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Showing posts from November, 2008

LORADO TAFT'S FOUNTAIN OF TIME

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Artists always dream of creating works of permanence. Perhaps they hope that "timeless" art will help them live on past their death.

Lorado Taft (1860-1936) was that kind of artist. A Chicago sculptor of monumental, heroic subjects, Taft worked from 1907 to 1922 on his life's masterpiece, a huge sculpture about mortality called The Fountain of Time. The sculpture was based on a line from Austin Dobson:
Time goes, you say? Alas, time stays; we go!
Taft created a 120 foot long parade of humanity with over 100 different figures symbolizing life's journey from birth to death.



This "march of the doomed" takes place in front of an imposing, 26 foot tall statue of Father Time.





Taft wanted his sculpture to have an eternal look, so he designed it in a classical "beaux-art" style. Unfortunately, by the time he finished, the beaux-art style was already unfashionable. It was replaced by abstract modernism. (Perhaps Time felt that Taft's ambition was impertinen…

COBY WHITMORE

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The great Coby Whitmore reminds us that a picture can be bigger when it doesn't fill up the whole page.

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Sci Fi_ish sketches in acrylic.

And since we're on the subject, how about another round of Science fiction recommendations from you. You gave excellent recommendations last time which introduced me to writers like John Scalzi and Peter Hamilton. And my favorite of recent reads: Spin by Robert Charles Wilson. I'd love it if you'd post more of your favorite science fiction novels in the comments.
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Mike. Watercolor and gouache in a 12"x 16" heavyweight craft paper sketchbook.
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FRED

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Andrew Wyeth called this painting "Marsh Hawk."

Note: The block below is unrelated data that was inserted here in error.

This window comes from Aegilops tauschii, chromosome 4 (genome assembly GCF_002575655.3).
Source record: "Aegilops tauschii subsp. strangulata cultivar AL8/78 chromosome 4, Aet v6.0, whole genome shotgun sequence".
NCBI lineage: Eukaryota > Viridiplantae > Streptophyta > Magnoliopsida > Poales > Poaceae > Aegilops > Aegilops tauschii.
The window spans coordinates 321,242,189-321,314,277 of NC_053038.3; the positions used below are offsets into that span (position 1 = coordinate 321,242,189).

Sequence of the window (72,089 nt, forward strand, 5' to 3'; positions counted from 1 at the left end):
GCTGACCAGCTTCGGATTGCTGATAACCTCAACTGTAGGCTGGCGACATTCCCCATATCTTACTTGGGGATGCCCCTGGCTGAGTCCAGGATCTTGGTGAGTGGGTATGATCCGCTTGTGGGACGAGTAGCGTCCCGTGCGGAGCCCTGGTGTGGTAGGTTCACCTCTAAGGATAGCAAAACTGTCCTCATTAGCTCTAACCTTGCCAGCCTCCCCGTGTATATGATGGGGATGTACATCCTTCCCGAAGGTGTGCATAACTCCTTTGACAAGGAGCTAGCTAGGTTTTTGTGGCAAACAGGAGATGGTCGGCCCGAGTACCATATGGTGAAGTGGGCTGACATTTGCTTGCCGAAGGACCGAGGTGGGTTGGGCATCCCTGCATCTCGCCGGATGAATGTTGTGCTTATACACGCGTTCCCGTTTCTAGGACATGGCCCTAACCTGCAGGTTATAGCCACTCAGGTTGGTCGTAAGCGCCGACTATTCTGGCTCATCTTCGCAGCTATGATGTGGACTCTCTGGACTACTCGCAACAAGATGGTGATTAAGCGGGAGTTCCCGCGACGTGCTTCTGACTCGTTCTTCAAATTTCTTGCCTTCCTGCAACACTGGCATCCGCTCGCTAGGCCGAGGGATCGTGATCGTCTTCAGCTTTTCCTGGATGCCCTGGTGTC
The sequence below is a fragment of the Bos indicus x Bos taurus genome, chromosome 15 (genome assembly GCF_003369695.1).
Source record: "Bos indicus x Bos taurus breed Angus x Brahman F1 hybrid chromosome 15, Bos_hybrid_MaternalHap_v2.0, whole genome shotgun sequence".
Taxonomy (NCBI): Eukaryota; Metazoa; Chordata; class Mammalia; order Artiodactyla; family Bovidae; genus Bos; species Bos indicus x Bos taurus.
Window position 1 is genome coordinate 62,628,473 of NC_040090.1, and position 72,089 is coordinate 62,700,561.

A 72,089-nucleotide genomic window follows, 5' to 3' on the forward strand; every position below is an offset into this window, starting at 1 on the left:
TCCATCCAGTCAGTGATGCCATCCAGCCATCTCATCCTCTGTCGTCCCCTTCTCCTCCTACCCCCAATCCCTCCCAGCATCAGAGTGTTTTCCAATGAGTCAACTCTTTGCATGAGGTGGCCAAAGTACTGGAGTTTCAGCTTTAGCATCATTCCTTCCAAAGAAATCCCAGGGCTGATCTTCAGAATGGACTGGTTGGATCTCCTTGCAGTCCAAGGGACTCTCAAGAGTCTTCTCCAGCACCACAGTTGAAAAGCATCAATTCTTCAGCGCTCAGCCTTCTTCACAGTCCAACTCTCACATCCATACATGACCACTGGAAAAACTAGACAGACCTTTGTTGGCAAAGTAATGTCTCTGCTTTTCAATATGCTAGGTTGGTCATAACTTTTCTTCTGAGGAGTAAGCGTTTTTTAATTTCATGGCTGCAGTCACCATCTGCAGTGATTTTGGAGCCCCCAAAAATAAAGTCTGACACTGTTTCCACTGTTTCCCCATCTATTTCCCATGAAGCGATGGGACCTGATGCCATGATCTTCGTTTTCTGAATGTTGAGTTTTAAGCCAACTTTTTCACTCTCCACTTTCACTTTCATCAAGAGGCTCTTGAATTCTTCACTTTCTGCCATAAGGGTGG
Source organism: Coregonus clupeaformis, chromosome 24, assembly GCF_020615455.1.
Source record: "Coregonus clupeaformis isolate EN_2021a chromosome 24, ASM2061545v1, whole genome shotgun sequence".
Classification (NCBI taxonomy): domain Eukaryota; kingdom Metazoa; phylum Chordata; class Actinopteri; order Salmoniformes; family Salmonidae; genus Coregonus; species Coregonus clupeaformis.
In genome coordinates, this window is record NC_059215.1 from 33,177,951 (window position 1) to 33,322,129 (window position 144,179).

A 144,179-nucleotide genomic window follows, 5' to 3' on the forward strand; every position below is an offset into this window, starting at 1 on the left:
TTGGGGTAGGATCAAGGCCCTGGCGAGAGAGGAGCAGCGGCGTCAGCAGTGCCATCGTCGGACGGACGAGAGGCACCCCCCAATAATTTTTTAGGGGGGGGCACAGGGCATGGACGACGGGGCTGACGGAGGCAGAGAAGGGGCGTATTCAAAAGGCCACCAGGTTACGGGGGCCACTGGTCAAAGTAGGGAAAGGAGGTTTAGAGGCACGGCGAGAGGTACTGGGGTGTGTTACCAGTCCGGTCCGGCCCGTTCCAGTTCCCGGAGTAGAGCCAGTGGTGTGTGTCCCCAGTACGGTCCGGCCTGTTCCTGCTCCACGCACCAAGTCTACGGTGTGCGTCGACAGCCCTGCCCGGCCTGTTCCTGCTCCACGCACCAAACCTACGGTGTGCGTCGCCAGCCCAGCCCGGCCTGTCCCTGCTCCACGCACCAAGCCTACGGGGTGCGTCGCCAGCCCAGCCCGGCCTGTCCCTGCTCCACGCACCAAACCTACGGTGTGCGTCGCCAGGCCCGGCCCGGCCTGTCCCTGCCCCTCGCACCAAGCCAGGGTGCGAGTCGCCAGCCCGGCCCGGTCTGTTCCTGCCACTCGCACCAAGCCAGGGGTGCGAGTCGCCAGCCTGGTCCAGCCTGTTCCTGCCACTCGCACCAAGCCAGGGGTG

Having trouble finding the marsh hawk? Why, here it is way over at the edge, sitting on a post:



Harold von Schmidt painted this wonderful painting of revolutionary war hero William Dawes. Can't see him? If you are lucky, you might catch a fleeting glimpse of his butt.



This is Brueghel's painting of the fall of Icarus, the boy who flew too close to the sun. But Icarus is not exactly hogging the spotlight.



Here are his legs, way down here:



The literary critic Marvin Mudrick once said, If you're ever tempted to write a story called "The Secret of the Universe" or "Man's Inhumanity to Man," do yourself a favor and call it "Fred" instead.
For today's post, I was tempted to expound at length on the importance of avoiding obviousness in art.

But I think I won't.

BALANCING INSPIRATION AND PERSPIRATION

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Illustrator Chris Van Allsburg once said that he spent only a small percentage of his working time making creative choices. The vast majority of his time was spent on the manual labor of implementing those choices. He would spend days and days painstakingly drawing individual blades of grass and leaves.



Artist Bernie Wrightson seemed to work the same way. He spent a great deal of time mechanically implementing his initial artistic decisions:



(In my view, this often resulted in a mountain of effort for a molehill of a result.)

Illustrator Robert Vickrey had a similar laborious style. Once he designed a picture, he would spend weeks filling in backgrounds such as concrete surfaces and brick walls.



I was thinking about this trade off as I was marveling at the paintings of Dreamworks artist
Nathan Fowkes. Fowkes works at the opposite end of the spectrum.



Note the simplicity and economy with which he created that notch in the nearest line of mountains, or the way he conveyed important gradation…

40 MINUTE STUDIES

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A long drawn out portrait study is good practice but sometimes the shorter poses are equally so. They force you choose which details you'll emphasize and which you'll leave out. An important skill to learn since a stick of charcoal and a beige piece of paper can never reproduce all the subtleties you can see.

These are 40 minute studies with compressed charcoal on newsprint.
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